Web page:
The Ballot and Me by Langston Hughes: An Historical Sequence, 1956

October 1, 2020

By Michael Morand

The Langston Hughes Papers are the single most consuted collection in the Beinecke Library’s vast archives. Part of the James Weldon Johnson Memorial Collection of African American Arts and Letters, they were donated by the iconic American writer beginning in 1941 and continuing throughout his life. The archive’s nearly 700 boxes of material are an extraordinary trove of timely and timeless treasures. Hughes’s words and work both speak of his time and speak to our times.

Among the more than 15,000 folders in the Langston Hughes Papers are many writings that relate to democracy and voting, including many well-known, widely published, and oft-recited poems. There are also lesser-known pieces, such as the notes, drafts, and the author’s copy of an occasional piece from the presidential election year of 1956, The Ballot and Me: An Historical Sequence. The variety and frequency of Hughes’s work regarding suffrage underscore his concern for voting rights and commitment to the fight for civil rights throughout his life.

The Ballot and Me, a short play, covers the history of Black enfranchisement in America from the 18th century forward and features the voices of freedom fighters such as Sojourner Truth and Frederick Douglass and the names and stories of every Black federal elected official from Reconstruction to 1956. The historical sequence concludes with all the characters pointing and the audience and cyring in unison: “Vote! …… Vote! ……Vote! ……Vote! ……Vote…VOTE!”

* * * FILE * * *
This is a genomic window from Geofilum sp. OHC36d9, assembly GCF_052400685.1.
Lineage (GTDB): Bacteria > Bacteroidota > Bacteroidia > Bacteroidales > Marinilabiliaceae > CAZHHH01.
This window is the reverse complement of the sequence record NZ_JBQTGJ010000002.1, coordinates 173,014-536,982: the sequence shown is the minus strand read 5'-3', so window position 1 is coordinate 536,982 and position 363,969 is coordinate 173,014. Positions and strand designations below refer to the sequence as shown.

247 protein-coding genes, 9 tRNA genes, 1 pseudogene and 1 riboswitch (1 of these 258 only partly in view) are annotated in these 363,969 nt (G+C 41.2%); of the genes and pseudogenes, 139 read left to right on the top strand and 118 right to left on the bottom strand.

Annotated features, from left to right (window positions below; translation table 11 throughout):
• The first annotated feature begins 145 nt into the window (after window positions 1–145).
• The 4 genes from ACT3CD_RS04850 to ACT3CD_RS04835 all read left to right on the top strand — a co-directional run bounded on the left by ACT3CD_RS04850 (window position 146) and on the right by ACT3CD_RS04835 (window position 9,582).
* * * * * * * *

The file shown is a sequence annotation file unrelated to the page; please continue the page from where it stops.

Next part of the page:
Watch a reading of the play featuring current Yale College students:

As his annotations on the drafts and correspondence in the archive note, Hughes wrote this short play in 1956 at the request of his longtime friend, Dorothy Maynor, who he had first met in 1931, for the St. James Presbyterian Church in Harlem, his home neighborhood for most of his adult life. Maynor, a celebrated concert singer and founder of the Harlem School of the Arts, was a leader in the church, which her husband, the Reverend Shelby Rooks (a Lincoln University schoolmate of Hughes), pastored from 1943 to 1976. Hughes had a previous short play, St. James: Sixty Years Young, for the church’s anniversary in 1955.

The Ballot and Me was performed at St. James on Friday, June 29, 1956, as part of a program to promote voter registration. It is included in Volume 6: Gospel Plays, Operas, and Later Dramatic Works, edited by Leslie Catherine Sanders (2004) of the 16-volume Collected Works of Langston Hughes, edited by Arnold Rampersad (2001-2004), but is not known to have been performed or published otherwise.

The Ballot and Me: Correspondence between Langston Hughes & Dorothy Maynor, 1956